IRELAND’S ULTRA-SUCCESSFUL Paralympics team, adventurer Mark Pollock and extraordinary teenager Joanne O’Riordan were among those honoured at last night’s Rehab People of the Year Awards.
A posthumous award was also given to Garda Ciarán Jones, who lost his life tragically while trying to protect others in the floods of 2011. The 24-year-old was killed on 24 October when he and his sister’s boyfriend came across a flooded Ballysmutten Bridge, just off the Sally Gap Road in Manor Kilbride, Wicklow. He was trying to alert a vehicle at the opposite side of the bridge about the hazard when he was engulfed by the intense force of the water and swept away. The award was presented to his parents, Brenda and John Jones, by Micheál Ó Muircheartaigh who noted their son’s bravery, heroism and selflessness.
The 38th annual awards, presented at Citywest Hotel last night, are organised to publicly honour those individuals and organisations who have made outstanding contributions to life in Ireland. Described by organisers as Ireland’s “answer to an honours system,” the winners are nominated by members of the public and finalised by a panel of judges.
Olympic gold medallist Katie Taylor was named Sports Person of the Year and Taoiseach Enda Kenny presented her with the award, praising her for her many achievements, not least of all her win over Russia’s Sofya Ochigava in the Olympic women’s lightweight boxing final last month.
Adventurer Mark Pollock was presented with an award for his determination in overcoming significant physical adversity to constantly push the boundaries as an explorer and adventure racer. At 22 and while still attending university, Mark lost his sight. Despite the challenges he faced, over the next 10 years he took part in numerous adventure races, including the Everest Marathon and the Round Ireland yacht race. He was also the first blind man to race to the South Pole. However, the adventures were put on hold in 2010 after an accident left him paralysed from the waist down. Since then, he has had to adjust to life in a wheelchair. He is currently exploring the frontiers of recovery through aggressive physical therapy and the use of robotic technology – all with a upbeat and positive spirit.
Cork teenager Joanne O’Riordan made headlines across the globe this year after challenging the technology industry to build her a robot. Born with a rare condition known as Total Amelia, the 16-year-old has no arms or legs. Her lack of limbs has not held her back though. Her motto – No Limbs, No Limits – has become the title for her film-maker brother’s documentary about her life, which has recently received funding from the Rehab Group.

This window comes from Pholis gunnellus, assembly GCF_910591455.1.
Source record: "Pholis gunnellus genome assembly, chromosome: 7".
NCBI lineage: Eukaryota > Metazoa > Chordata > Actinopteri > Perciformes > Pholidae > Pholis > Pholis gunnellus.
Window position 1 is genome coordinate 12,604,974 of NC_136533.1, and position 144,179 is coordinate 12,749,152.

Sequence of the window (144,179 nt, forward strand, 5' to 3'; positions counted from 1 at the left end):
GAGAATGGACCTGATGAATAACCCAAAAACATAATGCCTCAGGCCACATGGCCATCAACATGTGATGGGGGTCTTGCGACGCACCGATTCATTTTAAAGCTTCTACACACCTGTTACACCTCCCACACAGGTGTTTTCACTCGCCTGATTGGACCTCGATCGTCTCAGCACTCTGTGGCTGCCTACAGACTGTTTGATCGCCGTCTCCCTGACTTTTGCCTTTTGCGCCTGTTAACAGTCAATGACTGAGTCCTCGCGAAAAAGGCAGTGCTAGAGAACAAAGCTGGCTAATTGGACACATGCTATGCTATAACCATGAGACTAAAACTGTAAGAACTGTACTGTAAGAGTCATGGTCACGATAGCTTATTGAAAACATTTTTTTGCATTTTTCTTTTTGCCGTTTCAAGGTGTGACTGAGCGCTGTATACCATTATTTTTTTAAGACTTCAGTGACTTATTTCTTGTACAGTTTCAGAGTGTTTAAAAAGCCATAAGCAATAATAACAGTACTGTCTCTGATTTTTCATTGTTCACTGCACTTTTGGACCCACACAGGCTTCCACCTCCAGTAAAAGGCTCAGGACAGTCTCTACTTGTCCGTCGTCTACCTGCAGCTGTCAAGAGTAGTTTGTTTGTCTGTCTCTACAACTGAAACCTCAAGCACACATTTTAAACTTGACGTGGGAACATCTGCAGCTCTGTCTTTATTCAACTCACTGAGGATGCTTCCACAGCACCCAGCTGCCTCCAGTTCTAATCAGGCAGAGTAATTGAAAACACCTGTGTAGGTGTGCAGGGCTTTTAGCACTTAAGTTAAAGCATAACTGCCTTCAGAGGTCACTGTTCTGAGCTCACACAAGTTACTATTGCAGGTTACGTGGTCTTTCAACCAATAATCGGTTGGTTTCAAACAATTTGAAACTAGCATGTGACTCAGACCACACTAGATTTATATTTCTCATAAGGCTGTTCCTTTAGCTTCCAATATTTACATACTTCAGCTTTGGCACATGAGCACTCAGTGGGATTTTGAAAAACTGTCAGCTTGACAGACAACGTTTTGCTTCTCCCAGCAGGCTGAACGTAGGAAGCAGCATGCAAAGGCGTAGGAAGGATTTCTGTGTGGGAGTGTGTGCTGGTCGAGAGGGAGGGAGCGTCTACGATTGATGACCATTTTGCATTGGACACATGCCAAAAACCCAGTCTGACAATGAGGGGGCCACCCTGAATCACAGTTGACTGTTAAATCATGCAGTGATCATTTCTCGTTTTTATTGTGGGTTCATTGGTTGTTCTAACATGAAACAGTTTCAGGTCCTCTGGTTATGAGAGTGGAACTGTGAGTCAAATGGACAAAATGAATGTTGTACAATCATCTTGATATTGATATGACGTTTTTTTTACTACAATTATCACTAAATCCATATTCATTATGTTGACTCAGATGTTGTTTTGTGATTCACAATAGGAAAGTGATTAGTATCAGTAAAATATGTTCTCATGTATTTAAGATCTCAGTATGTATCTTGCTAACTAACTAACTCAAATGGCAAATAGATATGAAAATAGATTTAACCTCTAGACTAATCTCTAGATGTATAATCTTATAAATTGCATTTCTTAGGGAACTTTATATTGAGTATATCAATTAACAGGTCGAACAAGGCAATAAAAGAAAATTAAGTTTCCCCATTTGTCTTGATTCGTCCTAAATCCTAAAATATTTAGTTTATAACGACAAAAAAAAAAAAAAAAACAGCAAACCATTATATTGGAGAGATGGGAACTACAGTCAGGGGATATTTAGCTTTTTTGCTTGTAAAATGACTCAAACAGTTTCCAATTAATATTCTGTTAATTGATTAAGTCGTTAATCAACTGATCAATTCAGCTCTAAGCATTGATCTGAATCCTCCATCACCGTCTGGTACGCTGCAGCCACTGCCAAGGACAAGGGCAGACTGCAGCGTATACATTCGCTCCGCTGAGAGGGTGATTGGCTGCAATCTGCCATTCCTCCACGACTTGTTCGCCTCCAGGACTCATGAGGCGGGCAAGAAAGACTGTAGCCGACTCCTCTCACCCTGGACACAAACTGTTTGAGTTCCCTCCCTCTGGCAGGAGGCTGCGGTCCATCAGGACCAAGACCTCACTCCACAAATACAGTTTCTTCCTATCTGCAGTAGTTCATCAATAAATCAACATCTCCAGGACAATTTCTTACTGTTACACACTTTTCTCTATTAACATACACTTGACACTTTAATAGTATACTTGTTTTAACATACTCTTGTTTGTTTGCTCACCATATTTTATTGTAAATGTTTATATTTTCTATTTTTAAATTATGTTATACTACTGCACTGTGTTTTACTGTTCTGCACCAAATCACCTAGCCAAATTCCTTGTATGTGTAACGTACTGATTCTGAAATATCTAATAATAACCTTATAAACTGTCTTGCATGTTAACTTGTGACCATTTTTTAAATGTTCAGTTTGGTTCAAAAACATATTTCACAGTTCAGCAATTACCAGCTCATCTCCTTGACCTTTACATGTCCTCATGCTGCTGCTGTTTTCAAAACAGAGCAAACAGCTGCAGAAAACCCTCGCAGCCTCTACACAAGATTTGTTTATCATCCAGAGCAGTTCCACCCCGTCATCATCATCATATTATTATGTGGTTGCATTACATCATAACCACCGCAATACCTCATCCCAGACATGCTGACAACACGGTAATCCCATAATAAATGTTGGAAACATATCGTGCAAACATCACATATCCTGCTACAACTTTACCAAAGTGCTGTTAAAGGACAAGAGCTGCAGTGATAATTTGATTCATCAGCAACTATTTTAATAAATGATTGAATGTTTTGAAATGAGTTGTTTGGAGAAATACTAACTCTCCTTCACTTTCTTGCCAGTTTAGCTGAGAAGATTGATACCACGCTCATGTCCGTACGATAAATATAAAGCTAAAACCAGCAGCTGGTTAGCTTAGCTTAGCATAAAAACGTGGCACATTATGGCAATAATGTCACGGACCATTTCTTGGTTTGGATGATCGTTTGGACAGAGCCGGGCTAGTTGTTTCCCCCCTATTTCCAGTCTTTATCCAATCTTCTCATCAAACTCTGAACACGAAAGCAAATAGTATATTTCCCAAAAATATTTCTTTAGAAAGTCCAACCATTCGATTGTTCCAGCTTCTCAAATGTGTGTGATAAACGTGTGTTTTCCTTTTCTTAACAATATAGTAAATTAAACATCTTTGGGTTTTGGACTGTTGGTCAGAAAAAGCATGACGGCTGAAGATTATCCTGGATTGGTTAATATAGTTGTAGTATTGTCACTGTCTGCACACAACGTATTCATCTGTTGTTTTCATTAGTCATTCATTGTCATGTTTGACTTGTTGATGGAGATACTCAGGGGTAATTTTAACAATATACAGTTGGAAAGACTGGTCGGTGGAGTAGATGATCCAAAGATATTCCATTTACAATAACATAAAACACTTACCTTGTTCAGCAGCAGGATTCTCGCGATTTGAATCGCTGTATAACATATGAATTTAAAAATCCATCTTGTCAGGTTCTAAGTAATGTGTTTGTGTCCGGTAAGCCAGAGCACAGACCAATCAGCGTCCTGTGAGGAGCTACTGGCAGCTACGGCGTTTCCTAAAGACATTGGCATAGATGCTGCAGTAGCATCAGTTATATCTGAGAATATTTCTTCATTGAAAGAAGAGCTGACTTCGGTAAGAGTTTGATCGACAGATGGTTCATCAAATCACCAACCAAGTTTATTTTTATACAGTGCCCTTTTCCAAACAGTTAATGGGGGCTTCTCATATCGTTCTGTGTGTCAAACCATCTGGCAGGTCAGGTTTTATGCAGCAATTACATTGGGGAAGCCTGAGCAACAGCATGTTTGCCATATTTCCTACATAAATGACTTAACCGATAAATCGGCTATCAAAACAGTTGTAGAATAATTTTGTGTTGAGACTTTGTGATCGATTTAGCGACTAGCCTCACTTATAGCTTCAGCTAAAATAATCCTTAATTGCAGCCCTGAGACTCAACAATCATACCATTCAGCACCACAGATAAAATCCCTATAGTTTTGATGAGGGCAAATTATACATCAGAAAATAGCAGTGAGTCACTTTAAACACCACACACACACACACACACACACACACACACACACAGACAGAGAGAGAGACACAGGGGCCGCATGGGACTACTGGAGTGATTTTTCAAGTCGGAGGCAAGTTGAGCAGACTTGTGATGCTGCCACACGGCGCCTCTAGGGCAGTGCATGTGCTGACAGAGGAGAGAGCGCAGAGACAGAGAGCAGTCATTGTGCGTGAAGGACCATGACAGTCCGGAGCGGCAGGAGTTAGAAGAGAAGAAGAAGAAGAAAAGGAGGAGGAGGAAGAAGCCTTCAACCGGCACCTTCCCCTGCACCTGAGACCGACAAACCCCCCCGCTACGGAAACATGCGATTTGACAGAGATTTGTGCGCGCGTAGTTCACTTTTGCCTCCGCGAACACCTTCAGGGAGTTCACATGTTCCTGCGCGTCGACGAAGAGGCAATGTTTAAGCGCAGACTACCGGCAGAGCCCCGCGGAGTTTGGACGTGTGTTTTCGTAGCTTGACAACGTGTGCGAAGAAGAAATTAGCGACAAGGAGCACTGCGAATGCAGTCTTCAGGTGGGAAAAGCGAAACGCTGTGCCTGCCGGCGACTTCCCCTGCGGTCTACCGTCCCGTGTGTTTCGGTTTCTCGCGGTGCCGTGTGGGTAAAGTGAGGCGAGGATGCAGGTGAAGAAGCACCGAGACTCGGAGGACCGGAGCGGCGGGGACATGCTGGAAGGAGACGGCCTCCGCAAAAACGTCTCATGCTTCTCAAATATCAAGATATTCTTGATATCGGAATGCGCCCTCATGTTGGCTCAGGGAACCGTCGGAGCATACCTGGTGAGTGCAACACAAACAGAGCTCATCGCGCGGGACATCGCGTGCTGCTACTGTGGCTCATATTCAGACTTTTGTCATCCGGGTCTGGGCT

As one of just seven people in the world to suffer with Total Amelia, Joanne addressed the International Telecommunication Union’s conference ‘Girls in Technology’, receiving a standing ovation and stealing the show with her inspirational keynote speech.
All my young life I’ve struggled and overcome barriers. I’ve surprised doctors, strangers, friends and even my own family by what I have achieved….There is no such thing as ‘normal’ in my vocabulary. When I started school I, like all the other children, used my hand to write. I did this by putting my pen in between my shoulder and chin and as you can imagine this was an enormous challenge for me but I overcame the obstacle. I have always been breaking down barriers and overcoming obstacles. I do not look at the word Impossible and see it as Impossible. I look at that word and my life and say I’m Possible!
Joanne was named the Rehab Young Person of the Year for 2012 and the award was presented to her by musician Bressie.
Michael McKillop, one of the stars of the London Paralympics this year, received the Irish Paralympic Team’s award last night. Praised for its record 16-medal haul, the team was noted for its inspiring sporting achievements. McKillop won two gold medals for the 800m and 1,500m at the Games earlier this month.
Another poignant moment came as the recipients of the Community Group of the Year Award were announced. Fr Pierce Cormac and Bill Deasy accepted the honour on behalf of Union Hall in Cork which was recognised for its outstanding community spirit and unshakeable resolve in efforts to find five fishermen lost at sea in January. Skipper Michael Hayes (53), Dublin youngster Kevin Kershaw (21) and Egyptian natives Wael Mohamed (35), Attaia Shaban (26) and Saied Ali Eldin (22) perished when their trawler, the Tit Bonhomme, sunk off the Cork coast at the beginning of the year. All five of their bodies were recovered in a long and extensive search. With different communities mourning the loss of loved ones, Union Hall was said to have brought everyone together through the four-week search, providing “unstinting physical and emotional support to those affected by the tragedy”.
Other winners included Maeve Flaherty who took home the Neighbour of the Year award after her neighbour of 27 years nominated her for having “fantastic neighbourly spirit, a willingness to turn her home into a place of refuge for people in difficulty and unwavering support as a friend”; Today FM’s Gill waters who pioneered the popular Shave or Dye campaign in aid of the Irish Cancer Society; Dr Tony Scott who co-founded the BT Young Scientist and Technology Exhibition; and Florence Harrison and Caitriona Twomey of Cork Penny Dinners which provides food and warmth to those in need. The city’s oldest charity, it provides 1,000 midday meals to people each week.
Former RTÉ broadcaster Colm Murray’s daughter accepted an award on behalf of her father for his courageous response to a diagnosis of motor neurone disease and his inspirational efforts in speaking out about the condition and the need for a cure.